The second eliminated episode concerns a day in the life of Fresca, a fashionable London bluestocking. It is conceived in the style of The Rape of the Lock, and its removal deprives us of an era in the literary scope that the poem embraces. Fresca, who has been nurtured on the lacquered prose of Symonds, Pater, and Vernon Lee, and who reads Samuel Richardson on the john, is the last word in literary affectation. She is also something of a tramp who dreams of “pleasant rapes.” But she counterbalances the typist at the end of “The Fire Sermon” who is drearily seduced by the “young man carbuncular.”

The third cut episode, whose excision is the one that most disturbs me, is that of the long fishing voyage and shipwreck in the North Atlantic that was taken from “Death by Water,” leaving only the brief but beautiful passage about Phlebas the Phoenician. There is a pathetic passage in the notes to the manuscript edition where Eliot asks Pound if Phlebas must “go” too. But Pound spared him.

The action in the voyage is seen through the eyes of one of the fishermen not otherwise described, for here we are not concerned, as in the other episodes, with personalities (average weaklings in a crumbling society) but with human beings in group, a bewildered, terrified herd. It is the joint experience of being lost in a strange sea with nothing but horror ahead that Eliot imbues with some of the mystery and awe of The Rime of the Ancient Mariner.


The manuscript ends with a series of poems, stanzas, fragments, and individual lines which were evidently rejected by Pound before Eliot had even decided where to place them in the whole. One of these, “The Death of a Saint Narcissus,” a perfect little entity in itself, concerns a holy man’s obliteration of his virulent ego that makes him identify himself with his beautiful victims, actual or imagined: the shining fish he has caught or the girl he has mentally raped. Eliot may have intended to include it in “What the Thunder Said,” but it could go into any of the sections. This is also true of “Exequy,” which brings a note of Keats and Shelley to the work, “Elegy,” which invokes the “always inconvenient” dead, and the horrifying “Dirge,” where the drowned Bleistein is consumed by lobsters (“scratch, scratch, scratch”). The presence of these virtually independent poems, one of which was submitted as such to a periodical, may be evidence that Eliot originally conceived The Waste Land as an even looser medley than it ultimately became.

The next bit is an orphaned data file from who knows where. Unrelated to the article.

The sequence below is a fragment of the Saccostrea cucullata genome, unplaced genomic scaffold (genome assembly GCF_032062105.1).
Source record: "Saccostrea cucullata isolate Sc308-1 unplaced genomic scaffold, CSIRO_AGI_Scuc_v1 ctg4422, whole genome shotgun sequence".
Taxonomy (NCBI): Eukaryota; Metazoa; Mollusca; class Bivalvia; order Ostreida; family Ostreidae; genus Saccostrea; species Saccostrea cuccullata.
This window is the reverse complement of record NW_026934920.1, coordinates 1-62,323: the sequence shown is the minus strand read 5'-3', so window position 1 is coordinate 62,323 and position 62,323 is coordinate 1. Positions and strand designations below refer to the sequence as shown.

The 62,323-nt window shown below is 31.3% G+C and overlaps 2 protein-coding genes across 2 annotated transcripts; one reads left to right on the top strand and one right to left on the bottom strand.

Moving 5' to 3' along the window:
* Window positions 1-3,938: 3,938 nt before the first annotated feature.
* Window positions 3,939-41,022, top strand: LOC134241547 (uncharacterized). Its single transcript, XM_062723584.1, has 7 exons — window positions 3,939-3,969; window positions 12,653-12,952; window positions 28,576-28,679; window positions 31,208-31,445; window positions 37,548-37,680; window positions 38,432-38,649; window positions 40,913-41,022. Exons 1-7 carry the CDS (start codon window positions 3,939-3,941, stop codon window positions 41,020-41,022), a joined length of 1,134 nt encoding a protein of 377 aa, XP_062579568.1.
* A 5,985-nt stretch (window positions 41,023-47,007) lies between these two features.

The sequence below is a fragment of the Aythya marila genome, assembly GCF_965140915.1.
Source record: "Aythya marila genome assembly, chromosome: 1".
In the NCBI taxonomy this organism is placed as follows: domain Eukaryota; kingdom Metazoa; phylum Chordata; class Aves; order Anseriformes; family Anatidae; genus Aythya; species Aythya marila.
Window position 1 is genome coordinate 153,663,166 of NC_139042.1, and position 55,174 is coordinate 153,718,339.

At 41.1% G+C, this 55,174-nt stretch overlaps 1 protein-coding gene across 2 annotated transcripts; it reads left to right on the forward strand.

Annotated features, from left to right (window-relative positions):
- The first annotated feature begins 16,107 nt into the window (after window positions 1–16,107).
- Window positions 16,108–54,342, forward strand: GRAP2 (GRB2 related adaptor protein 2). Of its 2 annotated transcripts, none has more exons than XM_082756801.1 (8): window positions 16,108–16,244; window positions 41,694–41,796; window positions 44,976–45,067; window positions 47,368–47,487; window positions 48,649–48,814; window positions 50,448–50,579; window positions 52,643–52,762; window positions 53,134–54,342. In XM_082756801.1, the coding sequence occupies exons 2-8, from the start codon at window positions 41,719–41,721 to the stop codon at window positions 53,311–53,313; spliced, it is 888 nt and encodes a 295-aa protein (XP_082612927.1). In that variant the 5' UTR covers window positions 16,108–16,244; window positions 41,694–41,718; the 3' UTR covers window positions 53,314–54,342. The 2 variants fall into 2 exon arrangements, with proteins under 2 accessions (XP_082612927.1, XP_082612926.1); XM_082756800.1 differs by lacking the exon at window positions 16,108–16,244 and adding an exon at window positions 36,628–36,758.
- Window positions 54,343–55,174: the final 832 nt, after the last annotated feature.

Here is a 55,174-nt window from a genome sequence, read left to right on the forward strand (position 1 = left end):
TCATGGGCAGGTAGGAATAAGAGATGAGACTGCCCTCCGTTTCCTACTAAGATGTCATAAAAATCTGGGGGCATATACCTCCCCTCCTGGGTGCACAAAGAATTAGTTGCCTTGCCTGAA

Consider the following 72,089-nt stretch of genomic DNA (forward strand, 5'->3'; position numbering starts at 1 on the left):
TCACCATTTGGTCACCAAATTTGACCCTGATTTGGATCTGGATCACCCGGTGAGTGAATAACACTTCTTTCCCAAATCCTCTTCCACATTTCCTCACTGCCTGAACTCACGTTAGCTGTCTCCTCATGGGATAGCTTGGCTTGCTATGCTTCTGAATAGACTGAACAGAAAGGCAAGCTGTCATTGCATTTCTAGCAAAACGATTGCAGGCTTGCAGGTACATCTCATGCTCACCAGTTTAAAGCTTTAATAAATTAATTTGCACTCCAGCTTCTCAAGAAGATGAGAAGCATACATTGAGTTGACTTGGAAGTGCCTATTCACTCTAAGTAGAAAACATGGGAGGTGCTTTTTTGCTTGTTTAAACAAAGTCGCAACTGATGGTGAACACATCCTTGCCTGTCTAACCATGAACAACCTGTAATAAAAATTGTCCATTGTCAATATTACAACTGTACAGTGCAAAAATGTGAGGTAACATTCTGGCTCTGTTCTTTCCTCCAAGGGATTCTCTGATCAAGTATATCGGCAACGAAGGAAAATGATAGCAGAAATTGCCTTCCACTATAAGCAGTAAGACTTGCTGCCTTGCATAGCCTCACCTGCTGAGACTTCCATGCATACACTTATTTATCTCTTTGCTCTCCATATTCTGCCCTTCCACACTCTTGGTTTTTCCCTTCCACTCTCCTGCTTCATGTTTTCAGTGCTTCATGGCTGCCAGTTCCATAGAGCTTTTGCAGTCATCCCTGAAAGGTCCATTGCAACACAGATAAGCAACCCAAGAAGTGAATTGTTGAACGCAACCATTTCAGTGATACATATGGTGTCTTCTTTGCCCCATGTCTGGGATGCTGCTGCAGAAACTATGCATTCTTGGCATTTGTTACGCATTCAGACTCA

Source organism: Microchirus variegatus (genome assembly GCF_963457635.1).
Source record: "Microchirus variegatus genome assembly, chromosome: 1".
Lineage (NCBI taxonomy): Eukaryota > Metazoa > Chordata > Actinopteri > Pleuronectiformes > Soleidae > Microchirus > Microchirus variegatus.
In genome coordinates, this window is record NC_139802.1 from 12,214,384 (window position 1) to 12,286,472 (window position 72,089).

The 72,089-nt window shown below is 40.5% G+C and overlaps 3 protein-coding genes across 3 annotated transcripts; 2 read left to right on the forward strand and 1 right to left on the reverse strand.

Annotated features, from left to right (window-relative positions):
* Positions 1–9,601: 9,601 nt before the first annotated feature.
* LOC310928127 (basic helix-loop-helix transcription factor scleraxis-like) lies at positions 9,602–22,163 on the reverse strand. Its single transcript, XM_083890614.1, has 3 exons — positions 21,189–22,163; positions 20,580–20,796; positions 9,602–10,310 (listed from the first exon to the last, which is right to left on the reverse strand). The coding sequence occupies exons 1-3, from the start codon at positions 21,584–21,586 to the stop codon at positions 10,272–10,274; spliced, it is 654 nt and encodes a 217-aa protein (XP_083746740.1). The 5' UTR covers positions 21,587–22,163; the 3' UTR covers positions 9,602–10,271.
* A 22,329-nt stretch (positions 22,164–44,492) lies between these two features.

There is, however, little question where he intended to place the longest of these additional pieces: “The Death of the Duchess.” It would have come after the opening description of the lady’s bed-chamber in “A Game of Chess.” One of the lady’s identities is with Webster’s Duchess of Malfi, who loved and married her faithful steward and was murdered by her jealous and perhaps incestuous brother. This powerful, romantic story, set in the hard golden glare of the Italian Renaissance, is contrasted with an unconsummated affair between a nervous, fretful society woman of our time and a timorous epicene character who might be a clone of Prufrock. The reader would have been introduced to the splendor of the duchess’s chamber, then switched to the dullness and banality of modern Hampstead with its birdlike people with dog eyes drinking tea, and then to the steward watching his querulous friend brushing her fiery hair, until finally the glory of Jacobean passion is eaten away by modern do’s and don’ts, whys and why-nots, and the episode can end in a closed car and a game of chess.

It seems to me that an expanded Waste Land would be more coherent. I suppose my basic difference with Pound boils down to the fact that, liking the poem so much, I simply want more of it. And now it may be time, in all humility, to recall that Eliot, who was almost as fine a critic as he was a poet, dedicated the work to the friend and collaborator whom he described as “il miglior fabbro.”

This Issue

October 11, 1984